Northern Irish band Abbotoir offers a form of funeral far from any winking form of melody, and this, of course, does not increase its appeal to those who follow the genre marginally. Reclaim is the title of this ep, consisting of a single track of about 26 minutes (Descension), which comes after the debut full length released last year; stylistically, the Belfast-based trio is in the parts of an act like Bosque, thus placing itself in constant search of disturbing sounds thanks to the massive contribution of ambient drone elements. The almost uninterrupted reiteration of a riff from time to time accompanied by electronic effects, including a drum machine and filtered vocals, might suggest something terribly boring, and, objectively, the risk exists, given the lack of a harmonic development capable of somehow remaining memorized in the listener’s mind. But, if you will, the very apparent coldness of the sound, which places Abbotoir in the privileged position of detached observers of miserable human affairs, turns out to be a characterizing element capable of provoking the estrangement that is surely one of the goals of the British band. A deliberately reverb-soaked production and a sound that to call obsessive is an understatement make the enjoyment of Reclaim objectively complex, providing the feeling that sometimes Abbotoir crosses that labile boundary set between experimentation and complacency. And, in fact, starting from minute 19, Descension offers those minimal footholds, up to that moment stubbornly denied, showing infinitesimally human semblances and it is precisely on this side of their own sound that Abbotoir could insist more in the future, to further improve a proposal that is already certainly intriguing, as well as courageous.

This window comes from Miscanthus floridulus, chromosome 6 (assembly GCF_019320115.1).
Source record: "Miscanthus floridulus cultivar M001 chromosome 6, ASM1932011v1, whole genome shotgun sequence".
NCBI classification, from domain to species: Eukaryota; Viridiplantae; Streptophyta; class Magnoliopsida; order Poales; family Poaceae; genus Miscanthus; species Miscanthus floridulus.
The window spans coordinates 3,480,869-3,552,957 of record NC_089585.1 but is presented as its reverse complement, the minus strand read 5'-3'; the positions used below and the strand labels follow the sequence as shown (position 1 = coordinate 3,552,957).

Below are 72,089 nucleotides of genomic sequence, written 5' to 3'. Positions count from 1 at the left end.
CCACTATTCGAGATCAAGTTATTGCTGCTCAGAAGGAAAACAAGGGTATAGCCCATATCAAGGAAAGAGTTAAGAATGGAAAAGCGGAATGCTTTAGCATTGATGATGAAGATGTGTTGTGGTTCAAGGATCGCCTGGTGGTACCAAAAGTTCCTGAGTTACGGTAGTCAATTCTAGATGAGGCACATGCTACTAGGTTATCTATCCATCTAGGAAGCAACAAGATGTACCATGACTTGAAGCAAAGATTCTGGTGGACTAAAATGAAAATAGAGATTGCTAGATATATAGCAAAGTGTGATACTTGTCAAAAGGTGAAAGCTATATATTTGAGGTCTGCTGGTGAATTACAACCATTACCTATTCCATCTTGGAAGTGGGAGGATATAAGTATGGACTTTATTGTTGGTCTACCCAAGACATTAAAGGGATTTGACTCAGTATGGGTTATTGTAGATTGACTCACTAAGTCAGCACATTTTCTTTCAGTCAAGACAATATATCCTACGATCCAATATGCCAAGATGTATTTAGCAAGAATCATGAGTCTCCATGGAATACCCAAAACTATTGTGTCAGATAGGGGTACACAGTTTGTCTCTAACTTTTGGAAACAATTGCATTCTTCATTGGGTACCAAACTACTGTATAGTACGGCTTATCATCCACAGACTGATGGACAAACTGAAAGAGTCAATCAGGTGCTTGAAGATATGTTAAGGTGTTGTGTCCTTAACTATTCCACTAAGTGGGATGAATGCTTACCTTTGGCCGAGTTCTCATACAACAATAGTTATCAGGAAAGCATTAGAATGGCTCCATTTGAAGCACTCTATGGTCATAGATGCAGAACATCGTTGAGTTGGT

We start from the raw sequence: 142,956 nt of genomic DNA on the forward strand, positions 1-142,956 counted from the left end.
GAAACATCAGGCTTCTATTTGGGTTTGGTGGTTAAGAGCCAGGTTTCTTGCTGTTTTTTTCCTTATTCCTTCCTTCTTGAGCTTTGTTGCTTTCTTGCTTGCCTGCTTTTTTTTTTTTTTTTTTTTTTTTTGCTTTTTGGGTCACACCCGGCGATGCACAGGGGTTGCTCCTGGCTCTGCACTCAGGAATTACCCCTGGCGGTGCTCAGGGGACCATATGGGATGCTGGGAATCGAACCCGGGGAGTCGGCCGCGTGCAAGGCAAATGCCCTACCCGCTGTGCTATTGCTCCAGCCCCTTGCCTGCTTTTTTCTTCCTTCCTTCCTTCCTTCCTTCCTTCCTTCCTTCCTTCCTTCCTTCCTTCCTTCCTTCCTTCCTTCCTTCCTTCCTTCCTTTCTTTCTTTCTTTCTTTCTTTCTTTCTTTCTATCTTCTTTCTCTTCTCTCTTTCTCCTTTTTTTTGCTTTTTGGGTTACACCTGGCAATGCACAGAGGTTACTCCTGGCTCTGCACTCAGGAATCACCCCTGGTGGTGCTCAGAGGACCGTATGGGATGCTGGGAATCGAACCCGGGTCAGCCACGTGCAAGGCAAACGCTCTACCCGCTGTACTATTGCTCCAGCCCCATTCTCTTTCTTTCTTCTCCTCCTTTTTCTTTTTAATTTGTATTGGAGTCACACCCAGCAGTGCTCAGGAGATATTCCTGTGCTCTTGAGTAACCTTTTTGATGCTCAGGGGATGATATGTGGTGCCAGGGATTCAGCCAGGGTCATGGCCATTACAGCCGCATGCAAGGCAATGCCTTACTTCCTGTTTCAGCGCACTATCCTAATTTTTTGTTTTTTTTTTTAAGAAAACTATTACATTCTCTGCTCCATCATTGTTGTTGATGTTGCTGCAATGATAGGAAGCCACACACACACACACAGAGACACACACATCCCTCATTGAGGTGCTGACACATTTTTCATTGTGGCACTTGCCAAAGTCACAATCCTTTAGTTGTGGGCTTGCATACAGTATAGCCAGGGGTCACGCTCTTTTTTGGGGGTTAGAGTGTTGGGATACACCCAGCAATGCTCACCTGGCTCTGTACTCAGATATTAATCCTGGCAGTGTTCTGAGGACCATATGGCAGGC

2014 – Independent